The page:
women in menswear dalila palumbo

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Attending Pitti Uomo as a Woman

attending pitti uomo as a woman

I didn’t exactly know what to expect from Pitti91, beside a whole lot of tight pants and narcissism. I am familiar with fashion events such as the Women’s Fashion Week, so I am pretty much immune to the nerve-racking parade of individuals that dress up like lion tamers in hope to snatch a feature on a fashion magazine. 

However, attending Pitti Uomo as a woman has been a fascinating experience. First of all, nobody pays attention to anyone who’s missing chromosome Y, unless they are buyers, models, or photographers. The only stares I received from the Pitti crowd were on account of my camera, which was permanently hanging at my neck, and they were sending clear signals that they wanted to be immortalized. 

Second, I think I finally realized what men feel like when they are forced to go on a shopping date with their significant other, and endure hours of meticulous inspection to determine how clothes fit. 

Essentially, my job at Pitti was to follow Jasper around and take pictures of him trying on anything he thought was cool. This ranged from mini top hats with silk ribbons to vampiric Venetian capes, nylon field jackets, and–of course–Camoshita overcoats.

attending pitti uomo as a woman

Regardless of what he wore, Jasper looked as if he just walked out of a GQ cover. I stared at him long enough to understand that he’s that unnervingly type of person that would look good even wrapped up in the recycled plastic they use on luggage at the airport. He probably thought that I was searching for the perfect frame to take a picture, while in reality I was secretly hatching plans to kidnap him and turn him into another underpaid model in LA.

The peak of this try-on frenzy was reached at the stand of a quite talented Italian hat maker, where a small crowd of adoring women insisted that Jasper tried on every single hat that was displayed. 

attending pitti uomo as a woman

On a personal note, I’ve had the pleasure to meet one of the few women present with a booth, Deborah from De Bonne Facture. She’s Jasper’s female equivalent: wearing a menswear shirt and a pair of trousers from her own collection, her face completely free of makeup, she reminded me how French women’s class and elegance shine from within, no matter what they put on, and I instantly felt as sophisticated and graceful as Kim Kardashian on Paper Magazine’s cover.

attending pitti uomo as a woman

The Pitti people warm up to the opposite gender during social events, when the drinks replace cameras in the hands of the attendees. I’ve had the privilege to meet many inspiring and talented people and talk with them over a nice glass of rosso, and the only awkward moment was when, at a dinner, I somehow ended up sitting in front of a wine maker who kept insisting that I described the aroma of the wine we were drinking.

“I don’t really know,” I blushed, swirling the liquid nervously in the glass.

“Come on, give it a try. I smell leather,” he said, inhaling loudly into his chalice.

I am pretty sure that “red fruits” would have been a safe answer, but I didn’t want to sound unsophisticated, so instead I said: “Bitter almonds!”

“Excellent! What else?”    

I desperately looked for Jasper in hopes of being rescued, but he was deeply engaged in a conversation with a French designer, so I dipped my nose into the glass and smelled again.

“Er…dry leaves? Crackling fire?” I will never know if the guy actually figured I was just listing the names of my favorite Yankee Candles, but he did seem satisfied with my answers.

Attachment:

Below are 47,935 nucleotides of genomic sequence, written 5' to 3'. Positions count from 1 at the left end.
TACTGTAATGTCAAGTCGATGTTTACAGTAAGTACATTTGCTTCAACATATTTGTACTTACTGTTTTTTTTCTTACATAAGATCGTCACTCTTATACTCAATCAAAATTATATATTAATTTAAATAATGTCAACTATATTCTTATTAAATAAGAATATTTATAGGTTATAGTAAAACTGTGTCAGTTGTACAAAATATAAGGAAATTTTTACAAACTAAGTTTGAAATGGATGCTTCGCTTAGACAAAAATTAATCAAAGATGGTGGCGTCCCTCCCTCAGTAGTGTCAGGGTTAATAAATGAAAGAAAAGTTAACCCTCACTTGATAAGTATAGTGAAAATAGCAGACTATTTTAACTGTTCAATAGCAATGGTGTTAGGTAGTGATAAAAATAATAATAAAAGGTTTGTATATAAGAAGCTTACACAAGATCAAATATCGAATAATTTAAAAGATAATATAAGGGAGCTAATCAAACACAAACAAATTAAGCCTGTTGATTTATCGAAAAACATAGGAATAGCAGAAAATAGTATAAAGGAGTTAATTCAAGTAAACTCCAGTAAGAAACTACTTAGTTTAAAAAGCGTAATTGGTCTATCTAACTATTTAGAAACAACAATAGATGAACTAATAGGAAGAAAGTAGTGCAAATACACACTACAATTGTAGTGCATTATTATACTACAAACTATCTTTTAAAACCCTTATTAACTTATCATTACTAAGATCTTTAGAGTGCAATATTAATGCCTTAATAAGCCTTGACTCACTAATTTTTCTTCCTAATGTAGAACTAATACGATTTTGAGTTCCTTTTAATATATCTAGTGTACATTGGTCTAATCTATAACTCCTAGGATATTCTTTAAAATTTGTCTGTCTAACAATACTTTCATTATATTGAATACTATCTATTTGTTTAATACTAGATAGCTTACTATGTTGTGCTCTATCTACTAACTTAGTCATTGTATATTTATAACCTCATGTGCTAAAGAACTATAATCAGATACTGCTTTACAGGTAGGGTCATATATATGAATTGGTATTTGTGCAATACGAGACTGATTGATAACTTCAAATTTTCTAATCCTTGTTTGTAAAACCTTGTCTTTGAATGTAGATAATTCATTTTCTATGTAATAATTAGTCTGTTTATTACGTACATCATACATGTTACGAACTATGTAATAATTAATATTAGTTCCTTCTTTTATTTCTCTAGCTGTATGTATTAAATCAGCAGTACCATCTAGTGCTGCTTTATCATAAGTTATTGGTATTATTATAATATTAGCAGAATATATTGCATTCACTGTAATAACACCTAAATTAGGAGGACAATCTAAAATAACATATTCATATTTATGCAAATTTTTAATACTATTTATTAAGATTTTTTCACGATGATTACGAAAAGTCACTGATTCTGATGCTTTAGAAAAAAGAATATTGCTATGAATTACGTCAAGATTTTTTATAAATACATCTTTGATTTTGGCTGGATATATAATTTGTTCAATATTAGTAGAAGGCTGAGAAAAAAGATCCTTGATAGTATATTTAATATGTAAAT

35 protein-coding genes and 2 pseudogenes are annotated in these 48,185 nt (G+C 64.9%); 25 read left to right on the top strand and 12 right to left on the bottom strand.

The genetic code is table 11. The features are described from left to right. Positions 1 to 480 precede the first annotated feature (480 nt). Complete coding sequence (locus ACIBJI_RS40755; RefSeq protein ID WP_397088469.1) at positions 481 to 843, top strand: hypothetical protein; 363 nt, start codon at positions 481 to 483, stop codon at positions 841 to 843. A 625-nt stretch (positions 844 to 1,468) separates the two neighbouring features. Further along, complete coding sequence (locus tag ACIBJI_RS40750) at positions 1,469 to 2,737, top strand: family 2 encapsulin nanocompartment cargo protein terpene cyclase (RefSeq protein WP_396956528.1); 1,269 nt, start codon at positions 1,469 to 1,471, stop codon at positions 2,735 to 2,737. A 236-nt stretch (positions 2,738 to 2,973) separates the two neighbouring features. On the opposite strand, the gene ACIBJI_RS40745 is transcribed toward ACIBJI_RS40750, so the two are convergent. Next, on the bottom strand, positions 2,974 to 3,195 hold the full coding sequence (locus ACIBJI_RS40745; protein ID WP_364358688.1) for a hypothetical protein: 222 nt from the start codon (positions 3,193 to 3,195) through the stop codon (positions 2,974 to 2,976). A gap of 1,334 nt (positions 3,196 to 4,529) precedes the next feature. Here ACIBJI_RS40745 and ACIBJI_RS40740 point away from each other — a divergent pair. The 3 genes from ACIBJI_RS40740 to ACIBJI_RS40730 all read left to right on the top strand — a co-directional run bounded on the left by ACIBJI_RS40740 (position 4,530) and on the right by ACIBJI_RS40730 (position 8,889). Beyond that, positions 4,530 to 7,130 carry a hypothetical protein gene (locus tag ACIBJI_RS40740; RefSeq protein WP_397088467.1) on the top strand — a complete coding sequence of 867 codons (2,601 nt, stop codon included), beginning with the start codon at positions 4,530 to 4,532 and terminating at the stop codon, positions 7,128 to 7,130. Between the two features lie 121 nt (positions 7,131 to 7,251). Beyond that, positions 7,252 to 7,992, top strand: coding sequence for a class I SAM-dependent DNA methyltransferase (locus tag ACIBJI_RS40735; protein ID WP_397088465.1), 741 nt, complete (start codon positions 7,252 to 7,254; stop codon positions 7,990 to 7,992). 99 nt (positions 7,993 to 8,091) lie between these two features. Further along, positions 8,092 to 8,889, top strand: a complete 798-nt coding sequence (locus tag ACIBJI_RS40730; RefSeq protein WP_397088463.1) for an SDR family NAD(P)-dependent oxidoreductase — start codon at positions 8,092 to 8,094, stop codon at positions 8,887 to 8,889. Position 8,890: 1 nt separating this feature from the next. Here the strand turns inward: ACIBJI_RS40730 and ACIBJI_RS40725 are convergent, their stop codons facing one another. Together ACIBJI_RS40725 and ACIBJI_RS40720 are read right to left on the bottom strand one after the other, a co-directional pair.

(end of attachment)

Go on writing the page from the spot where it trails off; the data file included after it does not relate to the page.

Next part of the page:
attending pitti uomo as a woman

Besides indulging Jasper’s obsession with indigo-dyed everything, the show itself gave me the opportunity to talk with the makers and the creators of brands – both emerging and established – and understand the ideas behind their product and the character behind their brand.

As customers, we encounter the final product on the shelf of a store or on a webpage, but that is only one of the final steps in the lifespan of each object. Before being handed to us, a designer came up with an idea, sourced the materials to create it, failed several times along the way, and eventually delivered the final product to the retailer. 

When we make a purchase, we miss out on a whole process that oftentimes adds value to the product.

I listened to a leather dyer narrating how he lost his job before trying his hand at what he was doing only as a hobby, and his hands were shaking when he handed me his creation to inspect; I witnessed a tear peeking out of the eye of a shoemaker when he told us about becoming an orphan at the age of 16, and moving to Italy from Tennessee to follow the footsteps of his dad, a shoemaker, who never got the chance to teach him the job; I saw the smile of satisfaction illuminate the face of a hat maker when Jasper complimented the fine details of her creations.

Today’s easy access to almost any item on the market comes at a cost: like in Plato’s myth of the cave, we only see what’s projected in front of us, but that is nothing but a shadow, a ghost, of the show that is happening behind our backs.

Without history, material things are merely stuff. Knowledge is the key to understand the world around us: without knowledge, we could stare for hours at the Last Judgement in the Sistine Chapel and see nothing but a bunch of bodies painted on a wall.

Our mission at Pitti Uomo was to unveil a little bit of the hidden beauty that’s lost in the process that exists between maker and customer, and remind everyone that beauty comes in different shapes and forms – but  that it does require an effort to understand it from our part. 

You can choose to blindly accept what’s presented to you, and nobody will judge you for being lazy or content with it; or you can choose to take a bite of the forbidden fruit, and embrace new depths of satisfaction.

Either way, I hope you will agree with me that it is perfectly acceptable to make fun of a pompous wine maker.